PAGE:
For a long time, the liberal parties chose to ignore these social angsts. Their romance with liberal idealism forced them to simply brush the discontent under the carpet. Now the situation only invites the populists to blow the lid off and ride the surging discontent to scale electoral victories one after another.
During the 2005 general elections in the United Kingdom, Tony Blair said in a speech, “It is the duty of the government to deal with the issues of both asylum and immigration, but they should not be exploited by politics that, in desperation, seeks refuge in them. We never use these issues as a political weapon, an instrument of division and discord.”
The statement reveals reluctance of the liberal politician to politically address the ‘issues’ that concern people and the rejection of these ‘divisive issues’ as too shallow for the high ideals of a liberal politician. No wonder why larges sections today dismiss liberals as ‘political elites’ who sermonise their philosophies from tall ivory towers.
The populist who discarded the idealism, rejected political correctness, embraced the anti-establishment sentiments, reflected the latent prejudices of the society, denounced globalism, espoused conservativism, professed isolationism, endorsed nativism, hyped nationalism, lampooned multiculturalism and evoked public emotions rather than rationality, immediately appealed to the people who had lost confidence in the liberal ‘political elite’.
A new Liberal Manifesto
And today, as we are amidst the throes of surging populism, the question before liberals is how to break their elitist image? How to make themselves electable again?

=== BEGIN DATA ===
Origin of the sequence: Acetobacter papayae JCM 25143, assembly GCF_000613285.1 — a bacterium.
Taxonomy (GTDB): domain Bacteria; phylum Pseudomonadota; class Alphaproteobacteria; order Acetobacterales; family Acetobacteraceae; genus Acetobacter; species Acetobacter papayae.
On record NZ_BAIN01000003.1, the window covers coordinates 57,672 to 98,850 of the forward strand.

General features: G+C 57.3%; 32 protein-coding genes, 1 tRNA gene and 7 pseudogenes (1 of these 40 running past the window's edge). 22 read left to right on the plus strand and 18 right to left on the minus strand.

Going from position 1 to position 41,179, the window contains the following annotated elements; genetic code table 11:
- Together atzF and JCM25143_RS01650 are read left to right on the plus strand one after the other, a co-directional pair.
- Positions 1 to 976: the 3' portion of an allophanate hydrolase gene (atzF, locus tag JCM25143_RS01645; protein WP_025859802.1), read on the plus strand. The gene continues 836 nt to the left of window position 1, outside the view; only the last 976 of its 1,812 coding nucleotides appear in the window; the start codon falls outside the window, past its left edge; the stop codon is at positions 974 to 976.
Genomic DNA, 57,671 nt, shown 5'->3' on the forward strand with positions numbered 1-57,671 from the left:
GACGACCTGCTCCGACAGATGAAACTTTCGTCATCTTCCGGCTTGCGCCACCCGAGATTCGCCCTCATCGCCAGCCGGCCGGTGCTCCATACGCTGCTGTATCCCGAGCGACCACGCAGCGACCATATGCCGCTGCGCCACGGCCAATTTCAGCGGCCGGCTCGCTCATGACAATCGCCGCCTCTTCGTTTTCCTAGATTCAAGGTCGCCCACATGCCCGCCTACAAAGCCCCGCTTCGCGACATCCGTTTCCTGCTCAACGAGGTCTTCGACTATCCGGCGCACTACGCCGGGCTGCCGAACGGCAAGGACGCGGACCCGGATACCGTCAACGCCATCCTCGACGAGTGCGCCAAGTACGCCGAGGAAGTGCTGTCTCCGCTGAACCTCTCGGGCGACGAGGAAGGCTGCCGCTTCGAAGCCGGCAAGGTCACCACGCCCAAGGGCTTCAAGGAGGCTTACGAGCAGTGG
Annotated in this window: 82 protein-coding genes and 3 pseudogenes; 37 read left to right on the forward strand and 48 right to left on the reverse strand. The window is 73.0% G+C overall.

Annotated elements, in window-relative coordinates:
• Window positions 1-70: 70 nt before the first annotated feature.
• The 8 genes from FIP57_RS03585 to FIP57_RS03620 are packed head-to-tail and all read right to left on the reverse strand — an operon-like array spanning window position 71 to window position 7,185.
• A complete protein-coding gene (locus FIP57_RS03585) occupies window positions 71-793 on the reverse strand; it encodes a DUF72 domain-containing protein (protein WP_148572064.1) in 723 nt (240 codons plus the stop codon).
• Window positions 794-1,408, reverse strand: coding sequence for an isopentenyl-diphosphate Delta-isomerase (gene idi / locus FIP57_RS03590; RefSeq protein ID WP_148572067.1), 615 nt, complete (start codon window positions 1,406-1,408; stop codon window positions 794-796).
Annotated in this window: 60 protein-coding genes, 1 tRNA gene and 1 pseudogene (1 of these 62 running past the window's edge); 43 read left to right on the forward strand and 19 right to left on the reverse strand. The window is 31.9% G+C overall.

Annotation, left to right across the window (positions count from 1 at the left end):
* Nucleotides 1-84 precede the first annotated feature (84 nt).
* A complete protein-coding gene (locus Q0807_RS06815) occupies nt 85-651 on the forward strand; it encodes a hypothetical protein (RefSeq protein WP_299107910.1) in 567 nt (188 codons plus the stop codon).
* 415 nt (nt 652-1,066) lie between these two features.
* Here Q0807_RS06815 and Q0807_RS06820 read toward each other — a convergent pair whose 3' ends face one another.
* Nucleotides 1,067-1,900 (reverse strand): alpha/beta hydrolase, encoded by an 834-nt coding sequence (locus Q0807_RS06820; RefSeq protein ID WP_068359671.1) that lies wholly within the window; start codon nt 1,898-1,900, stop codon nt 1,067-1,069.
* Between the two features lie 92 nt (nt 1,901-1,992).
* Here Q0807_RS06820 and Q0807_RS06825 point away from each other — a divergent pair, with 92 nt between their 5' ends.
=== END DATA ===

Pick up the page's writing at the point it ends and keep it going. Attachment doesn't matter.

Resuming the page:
The obvious first step for the liberal parties is to politically recognise that there exist some genuine problems and discontent against the penetrating forces of unbridled globalism. The next and the more difficult step is to provide liberal answers to the questions thrown up by currents of globalisation. Fomenting prejudice is the answer offered by the illiberal populists of Europe and the US. Liberal answer lies in framing liberal rules that regulate unbridled immigration but not accentuate the prejudices.
Welfarism, which is the panacea of the liberal-left, is not a sufficient answer to job loss and negative growth. Hochschild has called it a ‘great paradox’ in her book that even those who lost their jobs have resented against welfare measures like ‘Obamacare’. In fact, the idea that liberal government supports men on doles and ‘taxes the worker to pay the idle’, has further alienated the liberals from the people. The root of the problem is slowing growth rate on either side of the Atlantic, not poverty. Therefore, the solution lies in GDP growth and not welfare. This should be the new liberal manifesto.
The next step is to sell the manifesto to the voters. Tony Blair, in his recent interview with CBC News, has correctly argued there is a need to convince the people that the centre of the ideological spectrum is the place where the change-makers of the world congregate. One of the biggest reasons of their successive electoral defeats is the monotonous image of the liberals as simply ‘the managers of the status quo’ while the leaders at the extreme right are seen as the real change-makers.
The idea of ‘change’ is fundamental to winning elections because it is fundamental to human nature to want ‘change’. Blair was able to pull off three consecutive Labour victories, first time in hundred-year history of the Labour party, by selling the idea of change – the ‘New Labour’.
Acclaimed American philosopher-writer, Will Durant once wrote that history is but a process of barbarisation, civilisation and re-barbarisation. Modern Liberalism marked one of the peaks of civilisation. As the twenty first century unfolds, shrill chants of ‘Make America Great Again’ seem to bring down that summit. What trajectory history takes from here depends, to a great extent, on asking ‘how to make liberal electable again?’
*Suyash Saxena writes on international affairs and policy issues and has been a research scholar at Jawaharlal Nehru University, India. His articles have been published in several Indian and international periodicals.